How have legal ideas and institutions affected Western culture? And how has the law itself been shaped by its cultural context?
In a work spanning 4,500 years, these questions are addressed by 57 experts, each contributing an authoritative study of a theme applied to a period in history. Supported by detailed case material and over 230 illustrations, the volumes examine trends and nuances of the culture of law in Western societies from antiquity to the present. Individual volume editors ensure the cohesion of the whole, and to make it as easy as possible to use, chapter titles are identical across each of the volumes. This gives the choice of reading about a specific period in one of the volumes, or following a theme across history by reading the relevant chapter in each of the six.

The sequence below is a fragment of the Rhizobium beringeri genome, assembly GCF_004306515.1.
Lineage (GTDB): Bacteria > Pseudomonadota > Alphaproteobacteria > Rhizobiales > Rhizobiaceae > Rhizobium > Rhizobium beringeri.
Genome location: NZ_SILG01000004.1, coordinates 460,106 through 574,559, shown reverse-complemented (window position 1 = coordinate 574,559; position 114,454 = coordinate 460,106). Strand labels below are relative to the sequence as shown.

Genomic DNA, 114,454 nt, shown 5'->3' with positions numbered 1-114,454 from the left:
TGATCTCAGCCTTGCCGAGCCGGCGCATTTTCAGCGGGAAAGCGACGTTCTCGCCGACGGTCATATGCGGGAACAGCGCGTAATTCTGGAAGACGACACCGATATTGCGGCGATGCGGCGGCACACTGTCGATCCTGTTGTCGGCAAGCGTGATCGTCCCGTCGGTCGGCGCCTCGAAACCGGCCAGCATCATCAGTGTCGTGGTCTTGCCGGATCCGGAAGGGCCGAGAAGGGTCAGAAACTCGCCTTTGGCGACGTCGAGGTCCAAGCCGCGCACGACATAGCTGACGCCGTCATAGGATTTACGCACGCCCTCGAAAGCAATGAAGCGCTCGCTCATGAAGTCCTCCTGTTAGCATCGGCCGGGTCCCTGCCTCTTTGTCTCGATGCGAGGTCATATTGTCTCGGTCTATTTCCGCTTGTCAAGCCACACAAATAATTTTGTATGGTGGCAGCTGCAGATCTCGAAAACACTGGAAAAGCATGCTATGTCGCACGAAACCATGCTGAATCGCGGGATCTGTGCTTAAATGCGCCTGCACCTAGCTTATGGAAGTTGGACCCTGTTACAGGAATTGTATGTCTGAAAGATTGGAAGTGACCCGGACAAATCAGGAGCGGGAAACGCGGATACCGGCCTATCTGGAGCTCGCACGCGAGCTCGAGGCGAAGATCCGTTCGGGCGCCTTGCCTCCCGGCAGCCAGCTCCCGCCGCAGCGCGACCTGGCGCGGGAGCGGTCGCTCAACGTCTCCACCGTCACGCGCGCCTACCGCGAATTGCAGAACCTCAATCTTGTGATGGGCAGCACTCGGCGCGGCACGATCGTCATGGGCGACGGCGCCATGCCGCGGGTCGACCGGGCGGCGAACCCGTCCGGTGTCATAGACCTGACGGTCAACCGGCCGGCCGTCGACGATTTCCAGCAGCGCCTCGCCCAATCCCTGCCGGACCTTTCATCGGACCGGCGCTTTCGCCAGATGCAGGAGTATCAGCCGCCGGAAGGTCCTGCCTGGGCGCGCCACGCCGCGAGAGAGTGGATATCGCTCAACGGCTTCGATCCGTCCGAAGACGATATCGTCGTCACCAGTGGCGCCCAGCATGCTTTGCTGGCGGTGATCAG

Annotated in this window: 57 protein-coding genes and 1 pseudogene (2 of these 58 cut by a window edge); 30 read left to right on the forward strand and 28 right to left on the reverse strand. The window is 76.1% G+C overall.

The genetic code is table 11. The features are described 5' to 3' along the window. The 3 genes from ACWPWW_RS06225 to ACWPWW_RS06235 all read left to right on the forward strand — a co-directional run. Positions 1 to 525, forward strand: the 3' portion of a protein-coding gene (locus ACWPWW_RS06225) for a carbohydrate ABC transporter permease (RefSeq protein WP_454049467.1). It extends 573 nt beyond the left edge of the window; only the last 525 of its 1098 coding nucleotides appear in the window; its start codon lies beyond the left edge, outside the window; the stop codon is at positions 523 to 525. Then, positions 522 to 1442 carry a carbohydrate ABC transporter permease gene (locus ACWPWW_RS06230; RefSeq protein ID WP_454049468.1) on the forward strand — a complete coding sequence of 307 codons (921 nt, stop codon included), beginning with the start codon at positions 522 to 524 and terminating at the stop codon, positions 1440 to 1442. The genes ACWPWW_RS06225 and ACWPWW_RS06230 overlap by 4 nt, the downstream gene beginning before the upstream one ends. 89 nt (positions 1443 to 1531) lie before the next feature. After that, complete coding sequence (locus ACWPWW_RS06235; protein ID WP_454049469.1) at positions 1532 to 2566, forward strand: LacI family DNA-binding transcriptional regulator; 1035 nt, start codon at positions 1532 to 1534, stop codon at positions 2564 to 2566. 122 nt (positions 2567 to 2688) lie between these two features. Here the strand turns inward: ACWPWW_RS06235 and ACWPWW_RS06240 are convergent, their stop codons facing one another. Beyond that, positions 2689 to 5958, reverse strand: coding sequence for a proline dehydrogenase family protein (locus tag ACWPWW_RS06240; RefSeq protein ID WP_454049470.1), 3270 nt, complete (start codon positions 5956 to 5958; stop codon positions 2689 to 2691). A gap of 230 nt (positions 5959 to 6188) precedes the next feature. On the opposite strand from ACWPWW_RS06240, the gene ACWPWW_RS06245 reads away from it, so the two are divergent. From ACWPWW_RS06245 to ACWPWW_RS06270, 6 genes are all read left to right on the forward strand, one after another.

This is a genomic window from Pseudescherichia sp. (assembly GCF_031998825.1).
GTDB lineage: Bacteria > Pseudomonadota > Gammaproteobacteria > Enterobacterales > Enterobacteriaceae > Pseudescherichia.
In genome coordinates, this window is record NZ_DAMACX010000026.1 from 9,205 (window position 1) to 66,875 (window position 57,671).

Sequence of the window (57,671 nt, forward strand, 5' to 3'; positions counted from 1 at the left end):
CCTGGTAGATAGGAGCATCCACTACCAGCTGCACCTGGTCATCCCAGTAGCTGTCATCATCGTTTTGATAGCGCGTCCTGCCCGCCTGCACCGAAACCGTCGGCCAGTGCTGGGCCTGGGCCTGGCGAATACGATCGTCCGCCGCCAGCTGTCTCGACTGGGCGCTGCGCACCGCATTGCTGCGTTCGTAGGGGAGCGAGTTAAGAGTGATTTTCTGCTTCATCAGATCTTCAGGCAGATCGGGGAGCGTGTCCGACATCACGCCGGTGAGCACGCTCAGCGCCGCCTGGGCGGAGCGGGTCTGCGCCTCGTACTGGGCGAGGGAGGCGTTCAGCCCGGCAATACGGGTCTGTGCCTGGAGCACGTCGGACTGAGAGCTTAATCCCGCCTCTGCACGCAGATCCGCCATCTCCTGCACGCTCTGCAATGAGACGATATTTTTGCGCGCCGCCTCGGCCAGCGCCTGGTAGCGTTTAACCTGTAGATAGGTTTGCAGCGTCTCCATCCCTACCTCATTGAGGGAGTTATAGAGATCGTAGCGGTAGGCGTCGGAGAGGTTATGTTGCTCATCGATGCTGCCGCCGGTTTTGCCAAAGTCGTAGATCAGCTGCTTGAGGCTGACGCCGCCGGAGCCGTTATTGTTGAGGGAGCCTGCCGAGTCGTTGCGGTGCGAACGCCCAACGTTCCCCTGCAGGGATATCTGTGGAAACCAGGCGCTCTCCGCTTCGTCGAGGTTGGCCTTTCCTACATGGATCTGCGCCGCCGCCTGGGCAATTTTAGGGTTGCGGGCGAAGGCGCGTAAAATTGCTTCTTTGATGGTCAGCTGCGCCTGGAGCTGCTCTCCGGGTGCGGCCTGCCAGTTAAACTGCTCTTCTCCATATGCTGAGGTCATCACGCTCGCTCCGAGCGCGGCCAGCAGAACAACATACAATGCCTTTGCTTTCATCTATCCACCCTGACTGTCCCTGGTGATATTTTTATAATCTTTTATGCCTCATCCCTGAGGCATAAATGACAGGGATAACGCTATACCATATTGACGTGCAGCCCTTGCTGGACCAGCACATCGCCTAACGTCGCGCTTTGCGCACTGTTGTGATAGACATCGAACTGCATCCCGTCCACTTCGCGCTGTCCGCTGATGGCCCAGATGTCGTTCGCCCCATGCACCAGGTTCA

The six volumes cover: 1 - Antiquity (2500 BCE-500 CE); 2 - Middle Ages (500-1500); 3 - Early Modern Age (1500-1680); 4 - Age of Enlightenment (1680-1820); 5 - Age of Reform (1820-1920); 6 - Modern Age (1920-present).
Themes (and chapter titles) are: Justice; Constitution; Codes; Agreements; Arguments; Property and Possession; Wrongs; and the Legal Profession.
The total page extent for the pack is approximately 1200 pages. Each volume opens with a Series Preface, an Introduction and Notes on Contributors and concludes with Notes, Bibliography and an Index.
The Cultural Histories Series
A Cultural History of Law is part of the Cultural Histories Series. Titles are available both as printed hardcover sets for libraries needing just one subject or preferring a one-off purchase and tangible reference for their shelves, or as part of a fully searchable digital library available to institutions by annual subscription or on perpetual access (see www.bloomsburyculturalhistory.com).